Sometimes, breaking rules is the right fix
Published 12:00 am Tuesday, July 31, 2007
“It is not only what we do, but also what we do not do, for which we are accountable.”–Moliere
There is a tendency for some people to believe that all they have to do to be good citizens is to stay out of trouble.
They feel that if they obey all rules and laws, and don’t do anything to harm other people, God will be pleased with them.
But, what people actually do is only half the equation.
The other half is positive things that they could, but don’t, do.
It’s not enough just to refrain from doing anything wrong.
We must also seize upon opportunities to take actions that will make life better for all. Some of the greatest contributors to humanity actually broke unjust rules and laws in order to further the cause of social justice.
For example, Mahatma Gandhi, and Dr. Martin Luther King, Jr. practiced nonviolent civil disobedience in their struggle to right wrongs.
Gandhi helped free India from British control and is considered the father of modern India.
Dr. King was the primary inspiration for, and the main leader of, the civil rights movement in the United States.
Both broke laws of man and were ultimately assassinated because of their actions, but their contributions to improving the lives of the masses are immeasurable.
God gives each of us a unique set of talents and opportunities, and I think He expects us to use those talents and opportunities to the fullest extent possible.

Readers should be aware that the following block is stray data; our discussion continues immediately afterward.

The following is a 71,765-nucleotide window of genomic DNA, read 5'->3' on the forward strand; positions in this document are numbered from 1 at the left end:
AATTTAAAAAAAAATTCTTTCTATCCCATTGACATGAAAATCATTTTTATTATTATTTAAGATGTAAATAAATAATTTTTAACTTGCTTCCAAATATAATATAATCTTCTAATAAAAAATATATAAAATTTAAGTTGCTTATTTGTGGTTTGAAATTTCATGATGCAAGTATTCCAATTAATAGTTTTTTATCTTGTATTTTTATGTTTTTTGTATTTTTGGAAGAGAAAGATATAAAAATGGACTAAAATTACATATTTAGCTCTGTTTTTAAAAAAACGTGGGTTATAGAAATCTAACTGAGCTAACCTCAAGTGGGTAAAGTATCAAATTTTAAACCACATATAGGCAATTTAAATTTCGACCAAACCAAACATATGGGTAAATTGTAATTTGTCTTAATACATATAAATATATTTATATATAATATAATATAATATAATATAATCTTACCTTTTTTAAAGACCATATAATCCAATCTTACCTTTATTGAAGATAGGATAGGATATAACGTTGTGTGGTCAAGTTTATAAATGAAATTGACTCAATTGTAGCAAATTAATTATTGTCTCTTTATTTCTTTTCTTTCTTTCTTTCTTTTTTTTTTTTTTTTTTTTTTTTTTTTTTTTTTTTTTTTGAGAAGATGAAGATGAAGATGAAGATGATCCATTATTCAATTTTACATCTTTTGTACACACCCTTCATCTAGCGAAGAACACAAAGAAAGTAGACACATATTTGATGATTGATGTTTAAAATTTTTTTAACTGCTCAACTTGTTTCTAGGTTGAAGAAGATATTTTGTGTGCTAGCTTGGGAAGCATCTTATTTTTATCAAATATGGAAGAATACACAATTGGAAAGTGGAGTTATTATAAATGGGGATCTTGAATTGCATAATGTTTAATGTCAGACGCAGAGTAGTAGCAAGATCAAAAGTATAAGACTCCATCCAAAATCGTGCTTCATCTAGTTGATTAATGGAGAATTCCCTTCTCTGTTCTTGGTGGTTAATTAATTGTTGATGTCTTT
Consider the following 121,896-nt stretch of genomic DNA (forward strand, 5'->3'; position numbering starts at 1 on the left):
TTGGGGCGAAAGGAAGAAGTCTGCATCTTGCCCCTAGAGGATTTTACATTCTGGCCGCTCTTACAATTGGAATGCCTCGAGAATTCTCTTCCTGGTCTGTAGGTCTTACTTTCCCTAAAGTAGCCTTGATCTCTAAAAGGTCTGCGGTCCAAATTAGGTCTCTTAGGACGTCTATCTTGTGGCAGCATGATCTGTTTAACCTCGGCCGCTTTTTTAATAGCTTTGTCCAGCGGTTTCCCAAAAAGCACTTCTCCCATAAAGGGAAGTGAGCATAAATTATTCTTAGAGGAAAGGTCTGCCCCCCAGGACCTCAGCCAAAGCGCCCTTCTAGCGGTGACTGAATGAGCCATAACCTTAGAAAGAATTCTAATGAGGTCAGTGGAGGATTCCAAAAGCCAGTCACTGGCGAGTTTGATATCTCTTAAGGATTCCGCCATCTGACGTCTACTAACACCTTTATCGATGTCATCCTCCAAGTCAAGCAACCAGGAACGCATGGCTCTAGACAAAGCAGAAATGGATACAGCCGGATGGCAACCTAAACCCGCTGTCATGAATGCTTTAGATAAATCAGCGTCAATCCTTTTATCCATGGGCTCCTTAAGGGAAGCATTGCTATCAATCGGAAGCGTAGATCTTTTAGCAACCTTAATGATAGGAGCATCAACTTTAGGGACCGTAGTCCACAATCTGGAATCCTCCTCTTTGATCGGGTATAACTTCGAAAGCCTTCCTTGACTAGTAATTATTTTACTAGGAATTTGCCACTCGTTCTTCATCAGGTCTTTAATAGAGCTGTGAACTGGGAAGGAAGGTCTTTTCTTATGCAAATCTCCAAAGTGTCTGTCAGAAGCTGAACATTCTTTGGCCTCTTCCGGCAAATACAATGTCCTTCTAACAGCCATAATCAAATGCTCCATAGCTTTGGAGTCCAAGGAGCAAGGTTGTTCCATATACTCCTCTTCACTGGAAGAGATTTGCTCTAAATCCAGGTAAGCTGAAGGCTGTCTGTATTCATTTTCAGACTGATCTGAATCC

In some cases, our special talents may lead us into career fields where we can make the most of them daily at our place of work.
However, whether or not our career field lends itself to making the most of our talents, we will have many opportunities throughout life to use our talents to make life better for others.
Beloved American humorist, Erma Bombeck, who chronicled life’s absurdities in a syndicated column carried by hundreds of newspapers and wrote numerous popular books including, “The Grass Is always Greener Over the Septic Tank,” is one example of a person who was absolutely determined to make the most of her God-given talents.
She wrote, “When I stand before God at the end of my life, I would hope that I would not have a single bit of talent left, and could say, ‘I used everything
you gave me.’”
Allen W. SmitH is a syndicated columnist from Winter Haven, Fla. His telephone number is 800-840-6812.